Canadian Lawyer

September 2021

The most widely read magazine for Canadian lawyers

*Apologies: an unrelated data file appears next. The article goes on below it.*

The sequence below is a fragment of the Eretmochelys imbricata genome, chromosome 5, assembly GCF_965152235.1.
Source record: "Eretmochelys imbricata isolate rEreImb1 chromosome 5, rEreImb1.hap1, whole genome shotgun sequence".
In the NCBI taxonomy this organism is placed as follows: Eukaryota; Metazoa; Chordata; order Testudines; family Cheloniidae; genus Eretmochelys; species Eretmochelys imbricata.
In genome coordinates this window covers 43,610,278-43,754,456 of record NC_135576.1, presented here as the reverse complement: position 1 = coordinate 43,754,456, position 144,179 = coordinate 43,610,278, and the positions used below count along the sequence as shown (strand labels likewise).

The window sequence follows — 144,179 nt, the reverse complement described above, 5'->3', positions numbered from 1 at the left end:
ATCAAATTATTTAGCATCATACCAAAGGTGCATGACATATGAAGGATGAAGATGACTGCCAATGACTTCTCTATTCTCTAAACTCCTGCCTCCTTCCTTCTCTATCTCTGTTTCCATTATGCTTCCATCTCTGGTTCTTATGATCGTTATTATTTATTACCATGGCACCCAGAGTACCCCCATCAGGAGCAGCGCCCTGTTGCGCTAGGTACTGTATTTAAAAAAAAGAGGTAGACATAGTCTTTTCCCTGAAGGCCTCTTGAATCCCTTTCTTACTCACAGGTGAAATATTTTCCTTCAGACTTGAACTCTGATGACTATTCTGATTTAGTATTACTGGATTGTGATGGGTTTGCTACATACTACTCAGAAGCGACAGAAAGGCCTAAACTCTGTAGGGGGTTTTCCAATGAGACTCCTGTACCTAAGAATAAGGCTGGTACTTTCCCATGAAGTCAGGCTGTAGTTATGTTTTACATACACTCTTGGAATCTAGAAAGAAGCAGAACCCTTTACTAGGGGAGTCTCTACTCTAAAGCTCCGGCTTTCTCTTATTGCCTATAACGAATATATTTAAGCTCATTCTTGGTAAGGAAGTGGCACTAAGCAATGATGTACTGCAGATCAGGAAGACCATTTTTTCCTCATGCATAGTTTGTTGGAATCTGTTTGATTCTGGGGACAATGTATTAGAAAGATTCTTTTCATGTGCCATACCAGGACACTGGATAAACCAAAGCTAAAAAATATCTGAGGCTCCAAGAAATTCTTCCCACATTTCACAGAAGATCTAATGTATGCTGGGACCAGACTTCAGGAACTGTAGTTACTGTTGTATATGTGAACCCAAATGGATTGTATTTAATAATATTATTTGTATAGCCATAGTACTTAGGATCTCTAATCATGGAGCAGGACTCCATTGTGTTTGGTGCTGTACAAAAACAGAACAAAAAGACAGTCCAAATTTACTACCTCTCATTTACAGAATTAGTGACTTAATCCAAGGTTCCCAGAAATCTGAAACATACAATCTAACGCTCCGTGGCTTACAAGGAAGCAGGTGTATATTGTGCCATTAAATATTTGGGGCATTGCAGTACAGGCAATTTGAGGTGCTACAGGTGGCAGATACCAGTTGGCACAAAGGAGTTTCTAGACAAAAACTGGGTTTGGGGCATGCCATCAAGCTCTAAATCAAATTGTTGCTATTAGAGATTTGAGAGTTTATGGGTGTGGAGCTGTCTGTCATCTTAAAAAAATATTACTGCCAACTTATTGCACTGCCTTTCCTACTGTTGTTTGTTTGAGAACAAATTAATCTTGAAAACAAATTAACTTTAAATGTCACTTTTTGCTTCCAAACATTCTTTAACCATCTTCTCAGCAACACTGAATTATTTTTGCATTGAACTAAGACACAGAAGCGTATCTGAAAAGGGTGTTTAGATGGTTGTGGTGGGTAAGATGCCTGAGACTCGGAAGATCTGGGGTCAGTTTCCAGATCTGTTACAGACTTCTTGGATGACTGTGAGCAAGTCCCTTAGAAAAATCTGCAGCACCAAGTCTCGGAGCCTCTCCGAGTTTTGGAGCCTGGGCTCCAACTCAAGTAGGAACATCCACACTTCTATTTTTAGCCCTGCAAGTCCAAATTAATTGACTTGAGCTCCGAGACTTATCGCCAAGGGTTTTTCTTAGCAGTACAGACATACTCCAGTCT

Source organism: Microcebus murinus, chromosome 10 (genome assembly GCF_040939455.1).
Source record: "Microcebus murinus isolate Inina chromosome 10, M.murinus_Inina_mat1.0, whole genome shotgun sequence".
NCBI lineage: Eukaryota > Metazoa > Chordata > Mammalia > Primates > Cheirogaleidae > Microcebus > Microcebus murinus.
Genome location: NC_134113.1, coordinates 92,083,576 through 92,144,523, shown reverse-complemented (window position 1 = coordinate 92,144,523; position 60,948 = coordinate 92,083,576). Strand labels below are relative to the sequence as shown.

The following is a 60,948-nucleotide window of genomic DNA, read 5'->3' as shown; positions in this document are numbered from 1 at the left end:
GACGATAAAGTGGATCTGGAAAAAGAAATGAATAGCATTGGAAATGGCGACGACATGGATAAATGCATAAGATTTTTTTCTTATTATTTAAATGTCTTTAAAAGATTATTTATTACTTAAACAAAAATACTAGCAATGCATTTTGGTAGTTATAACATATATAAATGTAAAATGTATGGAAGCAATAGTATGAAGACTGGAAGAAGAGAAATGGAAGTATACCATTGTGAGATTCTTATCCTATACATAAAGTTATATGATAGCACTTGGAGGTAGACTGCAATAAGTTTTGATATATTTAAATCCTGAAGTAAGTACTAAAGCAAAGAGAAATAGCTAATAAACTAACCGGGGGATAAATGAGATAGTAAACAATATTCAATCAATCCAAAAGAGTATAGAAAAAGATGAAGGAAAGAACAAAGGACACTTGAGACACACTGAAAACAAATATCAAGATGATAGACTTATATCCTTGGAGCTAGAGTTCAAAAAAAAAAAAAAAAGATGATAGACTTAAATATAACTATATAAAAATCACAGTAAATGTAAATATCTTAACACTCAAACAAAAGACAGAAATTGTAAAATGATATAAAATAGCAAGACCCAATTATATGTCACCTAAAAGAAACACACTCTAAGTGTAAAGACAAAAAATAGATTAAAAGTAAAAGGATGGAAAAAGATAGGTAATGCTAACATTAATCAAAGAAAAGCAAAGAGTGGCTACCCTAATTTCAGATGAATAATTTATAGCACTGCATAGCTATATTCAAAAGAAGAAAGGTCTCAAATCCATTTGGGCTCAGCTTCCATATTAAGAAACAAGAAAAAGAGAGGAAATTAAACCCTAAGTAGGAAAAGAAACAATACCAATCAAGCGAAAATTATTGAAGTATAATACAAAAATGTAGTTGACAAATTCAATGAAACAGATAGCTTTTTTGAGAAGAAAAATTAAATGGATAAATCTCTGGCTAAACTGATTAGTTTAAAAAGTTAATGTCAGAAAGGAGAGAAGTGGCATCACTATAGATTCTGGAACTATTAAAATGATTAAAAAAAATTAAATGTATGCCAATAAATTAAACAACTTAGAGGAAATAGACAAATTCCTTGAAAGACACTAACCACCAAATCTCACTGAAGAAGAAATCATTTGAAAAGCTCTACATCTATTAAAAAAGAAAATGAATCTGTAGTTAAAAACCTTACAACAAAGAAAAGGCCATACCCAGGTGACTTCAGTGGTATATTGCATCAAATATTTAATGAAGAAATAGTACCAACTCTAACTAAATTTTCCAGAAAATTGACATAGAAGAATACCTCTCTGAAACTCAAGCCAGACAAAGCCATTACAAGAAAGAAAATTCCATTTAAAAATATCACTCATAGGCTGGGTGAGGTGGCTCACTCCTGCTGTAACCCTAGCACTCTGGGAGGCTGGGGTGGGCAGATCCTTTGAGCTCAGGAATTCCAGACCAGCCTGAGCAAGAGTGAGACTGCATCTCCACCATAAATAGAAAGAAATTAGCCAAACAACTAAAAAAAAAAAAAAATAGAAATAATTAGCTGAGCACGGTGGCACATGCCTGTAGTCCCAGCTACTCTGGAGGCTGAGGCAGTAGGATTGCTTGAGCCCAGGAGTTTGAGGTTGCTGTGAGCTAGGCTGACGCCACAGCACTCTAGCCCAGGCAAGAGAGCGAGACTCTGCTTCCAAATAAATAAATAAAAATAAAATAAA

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UPFRONT 8 www.canadianlawyermag.com QUEBEC UPDATE IN A 5/4 decision in June that relied on the "highly technical" language of Quebec's Civil Code of Procedure, the Supreme Court of Canada dismissed an application by a media outlet to access court records. "The majority interpretation is the fine print in an insurance contract," said Roger McConchie, a partner in McConchie Law in Vancouver, "a highly technical interpretation based on a literal meaning of the rules and … of the case law relating to the discontinuance of proceedings." In MediaQMI inc. v. Kamel, the Supreme Court found that the appellant media com- pany could not access court documents that had been filed and then removed from a civil Access to court documents denied after proceedings have ended, says Jonathan Pierre-Étienne, a partner in Grondin Savarese Legal Inc. in Montreal and lead counsel for the respondent in the case, a former employee of MediaQMI. This restriction gives a party a greater sense of control and privacy over their files, he says. Applying the Code of Civil Procedure strictly as it does, the decision provides "a good base … for the lawyers of Quebec," Pierre-Étienne adds. The decision reaffirms "the guiding prin- ciples of civil procedure," says the respondent's co-counsel Antoun Alsaoub. He highlights article 108 in the Code, which states that "Once the proceeding has ended, the parties must retrieve the exhibits they have filed; oth- erwise, the court clerk may destroy them one year after the date on which the judgment becomes final or the date of the pleading ter- minating the proceeding." In dissenting reasons, Chief Justice Wagner and Justice Kasirer found the case should have been sent back to the Superior Court to be decided based on the analytical frame- work established in Dagenais v. Canadian Broadcasting Corp. and R. v. Mentuck. Media company's application for access was made before discontinuance was filed but after proceedings were terminated lawsuit once proceedings ended. Notably, two of the three Quebec judges on the high court — Chief Justice Richard Wagner and Justice Nicholas Kasirer — dis- sented in the judgment. Justice Suzanne Côté penned the reasons for the majority, finding that since the statute regarding access to court exhibits under the Code of Civil Procedure was clear, there was no need to interpret it to make it consistent with the Charter. The judgment enforces the concept that the plaintiff (the respondent in this case) is "dominus litis" or master of their suit. While a third party may have access to a file or exhibit, "they have to take access with what is in it at the time they are looking in it" and not NEWS BRIEFS Debate on Bill 96 to begin Sept. 21 The future of the French language in Quebec will be the subject of much debate from Sept. 21 to Oct. 7, during the major consultation phase for Bill 96, the long-awaited reform of Bill 101. During the nine days of hearings, 52 individuals and organizations will come to the National Assembly to identify the strengths and weaknesses of the vast linguistic reform proposed in May by the minister responsible for the file, Simon Jolin-Barrette, and try to convince him to amend it, if necessary. Bell Canada settles 'Fibe' lawsuit Bell Canada has agreed to pay $2 million following a class- action lawsuit launched in Quebec in March 2017. The plaintiffs — all Quebec residents and consumers — alleged that Bell Canada misled consumers by using the term Fibe or fibre optics when offering hybrid services (i.e., composed of fibre optics and copper), in violation of Quebec's Consumer Protection Act. Bell Canada will pay $2 million to fully and finally settle the class action, which amounts to a credit of about $8 per eligible customer. "The decision reaffirms the guiding principles of civil procedure, [with] some articles that were highlighted."

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